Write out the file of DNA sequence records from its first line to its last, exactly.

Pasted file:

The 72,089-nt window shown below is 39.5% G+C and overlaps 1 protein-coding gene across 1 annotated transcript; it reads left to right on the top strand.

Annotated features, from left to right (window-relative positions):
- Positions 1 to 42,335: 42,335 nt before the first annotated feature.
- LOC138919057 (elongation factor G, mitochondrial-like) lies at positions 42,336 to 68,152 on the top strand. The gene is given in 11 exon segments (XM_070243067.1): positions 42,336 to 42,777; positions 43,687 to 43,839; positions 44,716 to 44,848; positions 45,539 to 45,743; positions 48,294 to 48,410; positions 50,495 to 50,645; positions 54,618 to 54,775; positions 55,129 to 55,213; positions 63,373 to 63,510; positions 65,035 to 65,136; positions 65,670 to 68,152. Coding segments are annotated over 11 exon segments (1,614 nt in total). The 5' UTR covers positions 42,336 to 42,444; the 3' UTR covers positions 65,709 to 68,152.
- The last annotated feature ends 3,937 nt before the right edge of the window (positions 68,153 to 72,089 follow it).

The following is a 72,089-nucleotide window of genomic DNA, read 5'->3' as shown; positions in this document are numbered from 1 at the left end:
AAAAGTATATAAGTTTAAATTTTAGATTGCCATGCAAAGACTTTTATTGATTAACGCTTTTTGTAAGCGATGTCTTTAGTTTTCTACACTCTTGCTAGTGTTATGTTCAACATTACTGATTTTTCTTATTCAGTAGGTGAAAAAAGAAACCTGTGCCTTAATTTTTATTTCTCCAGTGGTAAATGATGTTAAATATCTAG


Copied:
The 72,089-nt window shown below is 39.5% G+C and overlaps 1 protein-coding gene across 1 annotated transcript; it reads left to right on the top strand.

Annotated features, from left to right (window-relative positions):
- Positions 1 to 42,335: 42,335 nt before the first annotated feature.
- LOC138919057 (elongation factor G, mitochondrial-like) lies at positions 42,336 to 68,152 on the top strand. The gene is given in 11 exon segments (XM_070243067.1): positions 42,336 to 42,777; positions 43,687 to 43,839; positions 44,716 to 44,848; positions 45,539 to 45,743; positions 48,294 to 48,410; positions 50,495 to 50,645; positions 54,618 to 54,775; positions 55,129 to 55,213; positions 63,373 to 63,510; positions 65,035 to 65,136; positions 65,670 to 68,152. Coding segments are annotated over 11 exon segments (1,614 nt in total). The 5' UTR covers positions 42,336 to 42,444; the 3' UTR covers positions 65,709 to 68,152.
- The last annotated feature ends 3,937 nt before the right edge of the window (positions 68,153 to 72,089 follow it).

The following is a 72,089-nucleotide window of genomic DNA, read 5'->3' as shown; positions in this document are numbered from 1 at the left end:
AAAAGTATATAAGTTTAAATTTTAGATTGCCATGCAAAGACTTTTATTGATTAACGCTTTTTGTAAGCGATGTCTTTAGTTTTCTACACTCTTGCTAGTGTTATGTTCAACATTACTGATTTTTCTTATTCAGTAGGTGAAAAAAGAAACCTGTGCCTTAATTTTTATTTCTCCAGTGGTAAATGATGTTAAATATCTAG